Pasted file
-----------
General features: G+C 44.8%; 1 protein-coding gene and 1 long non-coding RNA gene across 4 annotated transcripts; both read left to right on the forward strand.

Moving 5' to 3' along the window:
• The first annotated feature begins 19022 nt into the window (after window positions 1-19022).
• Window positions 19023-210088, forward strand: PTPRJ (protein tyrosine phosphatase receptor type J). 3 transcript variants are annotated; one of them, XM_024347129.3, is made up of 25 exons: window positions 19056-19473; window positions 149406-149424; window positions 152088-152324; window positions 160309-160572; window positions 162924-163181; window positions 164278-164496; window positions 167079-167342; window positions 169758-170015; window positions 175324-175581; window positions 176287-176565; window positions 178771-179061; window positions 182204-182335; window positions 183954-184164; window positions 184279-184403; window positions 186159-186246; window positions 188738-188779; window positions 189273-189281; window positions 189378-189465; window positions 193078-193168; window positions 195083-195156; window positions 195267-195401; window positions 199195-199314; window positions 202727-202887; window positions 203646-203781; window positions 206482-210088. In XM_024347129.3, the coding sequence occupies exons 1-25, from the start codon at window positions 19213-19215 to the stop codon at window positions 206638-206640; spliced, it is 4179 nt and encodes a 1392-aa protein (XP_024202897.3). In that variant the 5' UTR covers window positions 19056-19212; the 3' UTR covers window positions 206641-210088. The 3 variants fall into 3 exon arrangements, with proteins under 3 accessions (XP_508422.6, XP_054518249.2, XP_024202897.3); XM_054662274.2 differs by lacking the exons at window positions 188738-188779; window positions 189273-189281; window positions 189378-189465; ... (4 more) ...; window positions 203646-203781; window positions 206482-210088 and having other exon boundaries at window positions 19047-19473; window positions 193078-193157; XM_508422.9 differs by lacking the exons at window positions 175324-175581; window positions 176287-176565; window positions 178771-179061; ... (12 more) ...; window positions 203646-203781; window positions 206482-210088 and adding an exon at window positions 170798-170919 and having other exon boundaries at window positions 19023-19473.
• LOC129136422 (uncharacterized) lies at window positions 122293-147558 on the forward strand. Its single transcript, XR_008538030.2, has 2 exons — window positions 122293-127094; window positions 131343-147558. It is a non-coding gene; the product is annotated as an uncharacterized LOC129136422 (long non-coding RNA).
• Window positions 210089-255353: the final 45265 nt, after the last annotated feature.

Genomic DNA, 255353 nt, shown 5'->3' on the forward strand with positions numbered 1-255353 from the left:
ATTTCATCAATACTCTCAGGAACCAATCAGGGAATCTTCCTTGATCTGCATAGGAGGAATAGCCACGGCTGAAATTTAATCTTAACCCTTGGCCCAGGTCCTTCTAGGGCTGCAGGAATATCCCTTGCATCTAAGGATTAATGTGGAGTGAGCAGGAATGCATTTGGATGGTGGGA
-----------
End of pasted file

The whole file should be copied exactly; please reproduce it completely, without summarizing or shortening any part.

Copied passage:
General features: G+C 44.8%; 1 protein-coding gene and 1 long non-coding RNA gene across 4 annotated transcripts; both read left to right on the forward strand.

Moving 5' to 3' along the window:
• The first annotated feature begins 19022 nt into the window (after window positions 1-19022).
• Window positions 19023-210088, forward strand: PTPRJ (protein tyrosine phosphatase receptor type J). 3 transcript variants are annotated; one of them, XM_024347129.3, is made up of 25 exons: window positions 19056-19473; window positions 149406-149424; window positions 152088-152324; window positions 160309-160572; window positions 162924-163181; window positions 164278-164496; window positions 167079-167342; window positions 169758-170015; window positions 175324-175581; window positions 176287-176565; window positions 178771-179061; window positions 182204-182335; window positions 183954-184164; window positions 184279-184403; window positions 186159-186246; window positions 188738-188779; window positions 189273-189281; window positions 189378-189465; window positions 193078-193168; window positions 195083-195156; window positions 195267-195401; window positions 199195-199314; window positions 202727-202887; window positions 203646-203781; window positions 206482-210088. In XM_024347129.3, the coding sequence occupies exons 1-25, from the start codon at window positions 19213-19215 to the stop codon at window positions 206638-206640; spliced, it is 4179 nt and encodes a 1392-aa protein (XP_024202897.3). In that variant the 5' UTR covers window positions 19056-19212; the 3' UTR covers window positions 206641-210088. The 3 variants fall into 3 exon arrangements, with proteins under 3 accessions (XP_508422.6, XP_054518249.2, XP_024202897.3); XM_054662274.2 differs by lacking the exons at window positions 188738-188779; window positions 189273-189281; window positions 189378-189465; ... (4 more) ...; window positions 203646-203781; window positions 206482-210088 and having other exon boundaries at window positions 19047-19473; window positions 193078-193157; XM_508422.9 differs by lacking the exons at window positions 175324-175581; window positions 176287-176565; window positions 178771-179061; ... (12 more) ...; window positions 203646-203781; window positions 206482-210088 and adding an exon at window positions 170798-170919 and having other exon boundaries at window positions 19023-19473.
• LOC129136422 (uncharacterized) lies at window positions 122293-147558 on the forward strand. Its single transcript, XR_008538030.2, has 2 exons — window positions 122293-127094; window positions 131343-147558. It is a non-coding gene; the product is annotated as an uncharacterized LOC129136422 (long non-coding RNA).
• Window positions 210089-255353: the final 45265 nt, after the last annotated feature.

Genomic DNA, 255353 nt, shown 5'->3' on the forward strand with positions numbered 1-255353 from the left:
ATTTCATCAATACTCTCAGGAACCAATCAGGGAATCTTCCTTGATCTGCATAGGAGGAATAGCCACGGCTGAAATTTAATCTTAACCCTTGGCCCAGGTCCTTCTAGGGCTGCAGGAATATCCCTTGCATCTAAGGATTAATGTGGAGTGAGCAGGAATGCATTTGGATGGTGGGA